How much would you charge a neighbour for access to water? How many volunteers can you gather to clean up a dam? Who will get access to the biggest water well in the middle of the desert?
These are the questions on the daily agenda of the farmers, land lease holders, and cattle breeders of the three pilot areas of the UNDP/Adaptation Fund project “Addressing Climate Change Risks to Farming Systems in Turkmenistan at National and Community Level” in Nohur, Sakarchage and Karakum.
Sixty members of the “Garawul” Water Users Group (WUG) (36 women and 24 men) worked during 7 days on the fixing of several kilometers of drip irrigation systems in Nohur pilot area. The local residents covered the cost of the work of 12, 600 Manats (USD 3, 600).
The Adaption Fund Project supplied construction materials and helped in building a demonstration greenhouse in Bokurdak. In 2015, local farmers produced around 1000 kg of cucumbers in the sandy soil conditions.
In the country where about 50% of the population are employed in agriculture and cattle breeding, the issues of sustainable land use practices are primary, but not the only one. Availability and accessibility of water is the issue that makes some give up on farming or cattle and move with other available employment options.
The livelihood of farmers in Turkmenistan consists of cotton and wheat growing, which means that the water is needed in certain amounts and in certain season. Availability of water depends on the time of the year and the weather conditions. The dryer the year, the less rainfall, the less water is accumulated for irrigation.
“When you plant cotton seeds, the first irrigation comes immediately after 60 days. If you wait more cotton seeds will dry out. The second watering comes 25 days after the first one. And this is a must because otherwise all your cotton will dry out and die. If the year is rainy and we are planting cotton, the seeds will rot in the land, because too much watering is not good either. Therefore, my income really depends on how much water we get and if the year is dry or wet,” explains land lease holder, Tuvak.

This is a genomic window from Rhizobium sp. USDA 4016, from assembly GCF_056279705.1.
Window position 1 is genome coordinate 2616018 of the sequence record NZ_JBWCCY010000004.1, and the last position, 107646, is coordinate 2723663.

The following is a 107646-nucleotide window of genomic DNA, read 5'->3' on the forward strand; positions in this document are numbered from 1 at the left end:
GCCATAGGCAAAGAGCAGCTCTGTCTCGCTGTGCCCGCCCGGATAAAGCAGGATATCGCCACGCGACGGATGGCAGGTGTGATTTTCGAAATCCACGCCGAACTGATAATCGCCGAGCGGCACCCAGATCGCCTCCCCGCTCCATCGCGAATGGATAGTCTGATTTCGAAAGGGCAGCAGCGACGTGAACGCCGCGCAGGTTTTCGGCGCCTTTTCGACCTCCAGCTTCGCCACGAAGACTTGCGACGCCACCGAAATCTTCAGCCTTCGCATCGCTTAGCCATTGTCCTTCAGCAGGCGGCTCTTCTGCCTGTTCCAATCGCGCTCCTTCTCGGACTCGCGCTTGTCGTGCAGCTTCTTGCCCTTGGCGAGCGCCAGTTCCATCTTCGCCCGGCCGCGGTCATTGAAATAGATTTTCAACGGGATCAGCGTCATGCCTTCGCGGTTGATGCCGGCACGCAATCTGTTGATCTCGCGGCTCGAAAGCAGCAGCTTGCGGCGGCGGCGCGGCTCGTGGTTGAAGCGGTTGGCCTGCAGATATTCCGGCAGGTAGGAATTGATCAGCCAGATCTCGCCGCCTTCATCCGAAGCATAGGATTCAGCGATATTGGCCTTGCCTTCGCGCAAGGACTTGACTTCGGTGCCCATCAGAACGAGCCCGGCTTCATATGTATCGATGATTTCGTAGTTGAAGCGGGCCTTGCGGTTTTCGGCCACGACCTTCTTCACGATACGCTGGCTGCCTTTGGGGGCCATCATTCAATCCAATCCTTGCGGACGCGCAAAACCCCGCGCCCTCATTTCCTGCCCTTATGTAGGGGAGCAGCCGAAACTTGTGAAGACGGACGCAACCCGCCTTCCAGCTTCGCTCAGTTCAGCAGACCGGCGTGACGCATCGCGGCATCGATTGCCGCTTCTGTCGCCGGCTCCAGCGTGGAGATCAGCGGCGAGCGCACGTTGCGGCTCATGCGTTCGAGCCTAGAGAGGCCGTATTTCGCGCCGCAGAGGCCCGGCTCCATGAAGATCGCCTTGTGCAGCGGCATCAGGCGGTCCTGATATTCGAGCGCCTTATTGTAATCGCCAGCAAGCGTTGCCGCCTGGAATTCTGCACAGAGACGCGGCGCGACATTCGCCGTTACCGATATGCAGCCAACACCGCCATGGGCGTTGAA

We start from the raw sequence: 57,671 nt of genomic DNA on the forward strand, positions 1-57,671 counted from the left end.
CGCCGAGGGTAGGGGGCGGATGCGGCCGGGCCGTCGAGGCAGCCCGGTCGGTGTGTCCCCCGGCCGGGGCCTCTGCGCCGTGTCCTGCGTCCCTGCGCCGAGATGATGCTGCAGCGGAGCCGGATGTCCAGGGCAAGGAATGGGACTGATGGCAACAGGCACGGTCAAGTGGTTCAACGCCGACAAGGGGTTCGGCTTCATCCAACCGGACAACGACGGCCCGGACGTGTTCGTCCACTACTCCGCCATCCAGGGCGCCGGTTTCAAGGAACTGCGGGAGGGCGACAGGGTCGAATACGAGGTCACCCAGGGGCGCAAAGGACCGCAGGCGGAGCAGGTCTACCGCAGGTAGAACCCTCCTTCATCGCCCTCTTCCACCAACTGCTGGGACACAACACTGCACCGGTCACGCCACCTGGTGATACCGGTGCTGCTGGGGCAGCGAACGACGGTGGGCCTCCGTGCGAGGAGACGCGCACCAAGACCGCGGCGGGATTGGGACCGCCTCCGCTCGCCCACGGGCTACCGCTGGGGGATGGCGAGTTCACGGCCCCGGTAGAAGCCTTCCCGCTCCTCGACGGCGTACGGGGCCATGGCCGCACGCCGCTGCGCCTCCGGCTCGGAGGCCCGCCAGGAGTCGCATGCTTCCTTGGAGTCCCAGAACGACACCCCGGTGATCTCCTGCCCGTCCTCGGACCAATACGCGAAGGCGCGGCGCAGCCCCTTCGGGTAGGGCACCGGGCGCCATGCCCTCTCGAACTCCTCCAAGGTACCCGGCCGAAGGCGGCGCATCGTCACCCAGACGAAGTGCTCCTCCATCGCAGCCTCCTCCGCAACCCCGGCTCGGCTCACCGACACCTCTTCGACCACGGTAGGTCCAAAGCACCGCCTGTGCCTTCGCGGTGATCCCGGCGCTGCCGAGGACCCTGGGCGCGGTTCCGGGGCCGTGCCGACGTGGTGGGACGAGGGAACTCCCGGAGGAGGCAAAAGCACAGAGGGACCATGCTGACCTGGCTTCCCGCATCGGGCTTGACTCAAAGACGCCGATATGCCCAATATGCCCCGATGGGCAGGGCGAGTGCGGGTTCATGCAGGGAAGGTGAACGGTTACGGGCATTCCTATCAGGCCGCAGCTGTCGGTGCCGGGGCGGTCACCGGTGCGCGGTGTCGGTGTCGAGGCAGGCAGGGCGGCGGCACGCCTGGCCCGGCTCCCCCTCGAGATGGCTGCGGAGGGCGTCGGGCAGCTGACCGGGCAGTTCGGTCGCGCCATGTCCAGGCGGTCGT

The water for Mary region comes from the Karakum River, which takes its origin from the Amudarya River where the water intake is facilitated by pumps. When the Karakum River reaches Mary, the water is distributed through the channel system to the agricultural areas of the region, such as Sakarchaga. The distribution of the water for irrigation in Mary is organized by the schedule provided by the local state regulatory body.
Currently, the issues of the water use for irrigation in Turkmenistan are regulated by the Water Code adopted in 2004 but highly depend on community bond, because the current Water Code does not regulate equal distribution of water, nor it legalizes the informal relations among water users. Thus, in a highly competitive farming regions like Sakarchaga social cohesion cannot replace the required legal base for water regulation in the area. As a result, those whose fields are located in the close proximity to the water sources benefit more from it and do not consider the need for equal distribution with the fields located in remote areas.
Observing the challenges and the needs of the local beneficiaries, UNDP/AF experts developed a list of recommendations for amendment of the Water Code, which is now under consideration of the Parliament of Turkmenistan. Continuous work on climate change risks management and introduction of the sustainable land use practices resulted in identifying the key challenges in water distribution and use in the three pilot regions of Nohur, Karakum and Sakarchage. Addressing the current situation with availability of water, social organization of the local communities and the purpose of water use (farming, cattle breeding), the new Water Code will provide functionality to the existing intra-communal relations that already help regulate the use of water.